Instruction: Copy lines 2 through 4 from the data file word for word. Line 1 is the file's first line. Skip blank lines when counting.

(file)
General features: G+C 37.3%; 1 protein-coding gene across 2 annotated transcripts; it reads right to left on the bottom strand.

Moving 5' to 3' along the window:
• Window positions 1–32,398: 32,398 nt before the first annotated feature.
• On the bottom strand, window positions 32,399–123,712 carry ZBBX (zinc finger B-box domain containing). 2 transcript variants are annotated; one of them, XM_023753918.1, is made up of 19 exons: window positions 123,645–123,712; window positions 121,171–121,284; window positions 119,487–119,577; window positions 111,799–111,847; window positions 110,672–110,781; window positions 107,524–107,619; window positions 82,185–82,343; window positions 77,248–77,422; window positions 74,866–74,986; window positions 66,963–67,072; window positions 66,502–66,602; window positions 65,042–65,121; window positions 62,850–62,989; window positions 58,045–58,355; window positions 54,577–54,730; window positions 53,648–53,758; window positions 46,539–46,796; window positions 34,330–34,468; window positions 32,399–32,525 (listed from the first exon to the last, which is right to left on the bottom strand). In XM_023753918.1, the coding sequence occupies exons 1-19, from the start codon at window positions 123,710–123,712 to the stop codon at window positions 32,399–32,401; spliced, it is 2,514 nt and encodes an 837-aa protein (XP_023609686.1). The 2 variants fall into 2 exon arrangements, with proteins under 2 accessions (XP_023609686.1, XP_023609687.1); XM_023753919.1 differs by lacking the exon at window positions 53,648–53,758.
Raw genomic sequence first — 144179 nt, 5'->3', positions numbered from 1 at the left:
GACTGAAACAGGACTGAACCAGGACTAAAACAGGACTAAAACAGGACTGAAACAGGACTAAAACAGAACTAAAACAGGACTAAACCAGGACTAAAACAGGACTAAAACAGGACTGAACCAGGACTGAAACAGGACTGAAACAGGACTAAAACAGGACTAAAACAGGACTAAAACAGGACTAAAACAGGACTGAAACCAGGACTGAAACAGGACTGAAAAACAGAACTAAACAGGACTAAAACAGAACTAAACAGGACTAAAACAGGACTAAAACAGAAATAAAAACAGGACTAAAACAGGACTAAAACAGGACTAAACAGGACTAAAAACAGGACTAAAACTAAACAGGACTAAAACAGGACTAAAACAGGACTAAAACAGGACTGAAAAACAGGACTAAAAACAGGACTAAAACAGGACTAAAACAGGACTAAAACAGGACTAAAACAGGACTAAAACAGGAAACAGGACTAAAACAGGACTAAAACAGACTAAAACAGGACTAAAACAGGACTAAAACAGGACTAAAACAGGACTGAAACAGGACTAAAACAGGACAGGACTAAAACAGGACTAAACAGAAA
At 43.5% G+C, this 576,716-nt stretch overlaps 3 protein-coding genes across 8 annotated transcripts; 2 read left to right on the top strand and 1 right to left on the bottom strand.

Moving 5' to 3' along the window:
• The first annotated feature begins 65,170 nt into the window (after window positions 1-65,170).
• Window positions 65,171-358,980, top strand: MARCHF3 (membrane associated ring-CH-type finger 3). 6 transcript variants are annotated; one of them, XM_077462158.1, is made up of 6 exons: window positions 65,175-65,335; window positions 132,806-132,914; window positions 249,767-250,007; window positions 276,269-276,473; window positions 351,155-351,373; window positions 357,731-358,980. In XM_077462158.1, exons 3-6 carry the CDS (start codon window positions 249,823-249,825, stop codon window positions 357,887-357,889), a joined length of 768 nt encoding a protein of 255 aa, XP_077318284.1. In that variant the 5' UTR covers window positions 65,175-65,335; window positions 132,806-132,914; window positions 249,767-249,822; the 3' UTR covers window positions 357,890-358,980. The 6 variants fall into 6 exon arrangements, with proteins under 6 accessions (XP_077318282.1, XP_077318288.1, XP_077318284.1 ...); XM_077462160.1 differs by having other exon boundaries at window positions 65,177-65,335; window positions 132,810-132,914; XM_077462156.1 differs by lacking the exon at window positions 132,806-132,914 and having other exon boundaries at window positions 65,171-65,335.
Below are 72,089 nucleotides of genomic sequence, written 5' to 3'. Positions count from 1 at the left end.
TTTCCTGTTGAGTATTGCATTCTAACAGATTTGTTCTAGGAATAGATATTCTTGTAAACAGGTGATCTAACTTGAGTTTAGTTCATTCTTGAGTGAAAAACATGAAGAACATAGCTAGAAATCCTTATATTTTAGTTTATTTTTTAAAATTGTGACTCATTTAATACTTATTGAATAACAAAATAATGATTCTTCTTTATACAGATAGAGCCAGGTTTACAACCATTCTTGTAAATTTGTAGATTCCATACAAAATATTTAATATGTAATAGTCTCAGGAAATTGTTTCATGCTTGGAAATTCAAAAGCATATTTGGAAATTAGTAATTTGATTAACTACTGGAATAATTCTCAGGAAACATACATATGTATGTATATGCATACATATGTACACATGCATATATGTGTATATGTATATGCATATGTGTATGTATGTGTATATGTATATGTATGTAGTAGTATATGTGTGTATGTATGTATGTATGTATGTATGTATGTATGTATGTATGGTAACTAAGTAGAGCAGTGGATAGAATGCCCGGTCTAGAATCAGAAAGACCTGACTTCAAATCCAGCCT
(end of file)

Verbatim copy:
Moving 5' to 3' along the window:
• Window positions 1–32,398: 32,398 nt before the first annotated feature.
• On the bottom strand, window positions 32,399–123,712 carry ZBBX (zinc finger B-box domain containing). 2 transcript variants are annotated; one of them, XM_023753918.1, is made up of 19 exons: window positions 123,645–123,712; window positions 121,171–121,284; window positions 119,487–119,577; window positions 111,799–111,847; window positions 110,672–110,781; window positions 107,524–107,619; window positions 82,185–82,343; window positions 77,248–77,422; window positions 74,866–74,986; window positions 66,963–67,072; window positions 66,502–66,602; window positions 65,042–65,121; window positions 62,850–62,989; window positions 58,045–58,355; window positions 54,577–54,730; window positions 53,648–53,758; window positions 46,539–46,796; window positions 34,330–34,468; window positions 32,399–32,525 (listed from the first exon to the last, which is right to left on the bottom strand). In XM_023753918.1, the coding sequence occupies exons 1-19, from the start codon at window positions 123,710–123,712 to the stop codon at window positions 32,399–32,401; spliced, it is 2,514 nt and encodes an 837-aa protein (XP_023609686.1). The 2 variants fall into 2 exon arrangements, with proteins under 2 accessions (XP_023609686.1, XP_023609687.1); XM_023753919.1 differs by lacking the exon at window positions 53,648–53,758.